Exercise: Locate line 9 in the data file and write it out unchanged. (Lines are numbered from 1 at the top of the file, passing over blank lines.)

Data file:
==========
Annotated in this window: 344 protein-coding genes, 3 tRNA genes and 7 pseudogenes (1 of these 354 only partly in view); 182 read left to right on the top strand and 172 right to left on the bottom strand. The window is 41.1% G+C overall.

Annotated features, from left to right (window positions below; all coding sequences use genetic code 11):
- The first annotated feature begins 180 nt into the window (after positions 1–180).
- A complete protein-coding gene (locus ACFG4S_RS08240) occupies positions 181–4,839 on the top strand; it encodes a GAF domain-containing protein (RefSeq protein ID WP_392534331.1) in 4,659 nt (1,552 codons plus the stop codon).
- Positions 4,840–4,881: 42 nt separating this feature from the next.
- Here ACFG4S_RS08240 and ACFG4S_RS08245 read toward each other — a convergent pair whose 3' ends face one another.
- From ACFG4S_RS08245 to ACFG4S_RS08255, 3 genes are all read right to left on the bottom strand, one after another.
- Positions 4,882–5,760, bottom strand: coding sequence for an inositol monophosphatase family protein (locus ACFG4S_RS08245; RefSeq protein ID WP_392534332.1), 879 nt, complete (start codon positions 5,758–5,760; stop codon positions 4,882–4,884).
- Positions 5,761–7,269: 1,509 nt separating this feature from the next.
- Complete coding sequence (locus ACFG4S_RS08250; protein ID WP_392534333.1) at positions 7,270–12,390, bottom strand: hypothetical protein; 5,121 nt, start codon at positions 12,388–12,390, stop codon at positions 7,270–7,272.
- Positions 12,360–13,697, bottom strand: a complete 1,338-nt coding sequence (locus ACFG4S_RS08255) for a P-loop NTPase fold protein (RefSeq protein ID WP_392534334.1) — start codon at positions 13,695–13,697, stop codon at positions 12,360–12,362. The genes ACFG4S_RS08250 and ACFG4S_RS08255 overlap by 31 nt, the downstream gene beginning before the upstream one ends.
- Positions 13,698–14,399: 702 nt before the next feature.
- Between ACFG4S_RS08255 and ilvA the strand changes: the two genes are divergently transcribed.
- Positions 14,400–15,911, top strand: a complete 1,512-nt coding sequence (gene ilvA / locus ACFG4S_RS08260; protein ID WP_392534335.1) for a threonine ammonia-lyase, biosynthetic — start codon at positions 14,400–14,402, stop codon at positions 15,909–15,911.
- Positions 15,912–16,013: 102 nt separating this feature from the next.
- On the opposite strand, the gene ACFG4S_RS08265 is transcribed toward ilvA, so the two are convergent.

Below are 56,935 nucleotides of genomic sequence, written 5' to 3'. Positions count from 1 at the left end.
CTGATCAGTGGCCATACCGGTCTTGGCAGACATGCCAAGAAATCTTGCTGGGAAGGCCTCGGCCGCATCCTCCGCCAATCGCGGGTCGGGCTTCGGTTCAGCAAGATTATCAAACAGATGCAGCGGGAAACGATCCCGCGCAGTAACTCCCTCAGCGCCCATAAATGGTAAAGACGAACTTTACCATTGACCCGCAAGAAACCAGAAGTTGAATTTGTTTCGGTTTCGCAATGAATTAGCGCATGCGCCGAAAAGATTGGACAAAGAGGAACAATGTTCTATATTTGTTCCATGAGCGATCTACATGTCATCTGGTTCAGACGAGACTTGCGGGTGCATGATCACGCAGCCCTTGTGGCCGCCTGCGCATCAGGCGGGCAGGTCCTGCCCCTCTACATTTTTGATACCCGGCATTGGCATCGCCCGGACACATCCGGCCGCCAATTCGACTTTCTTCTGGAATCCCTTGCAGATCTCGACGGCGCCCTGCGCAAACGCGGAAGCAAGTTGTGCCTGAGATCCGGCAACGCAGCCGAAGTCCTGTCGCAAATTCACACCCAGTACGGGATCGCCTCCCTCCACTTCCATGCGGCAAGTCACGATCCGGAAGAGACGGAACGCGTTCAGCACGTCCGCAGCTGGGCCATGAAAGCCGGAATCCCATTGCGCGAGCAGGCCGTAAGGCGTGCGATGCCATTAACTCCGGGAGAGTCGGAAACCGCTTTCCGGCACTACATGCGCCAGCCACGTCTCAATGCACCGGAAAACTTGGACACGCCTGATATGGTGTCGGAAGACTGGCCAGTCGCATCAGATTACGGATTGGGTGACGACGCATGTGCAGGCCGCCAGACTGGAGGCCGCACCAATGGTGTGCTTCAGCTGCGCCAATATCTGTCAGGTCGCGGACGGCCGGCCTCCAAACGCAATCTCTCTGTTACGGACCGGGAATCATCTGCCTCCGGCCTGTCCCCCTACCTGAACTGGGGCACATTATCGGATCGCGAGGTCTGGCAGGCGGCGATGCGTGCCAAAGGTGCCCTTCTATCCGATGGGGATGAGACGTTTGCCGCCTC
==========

- Positions 5,761–7,269: 1,509 nt separating this feature from the next.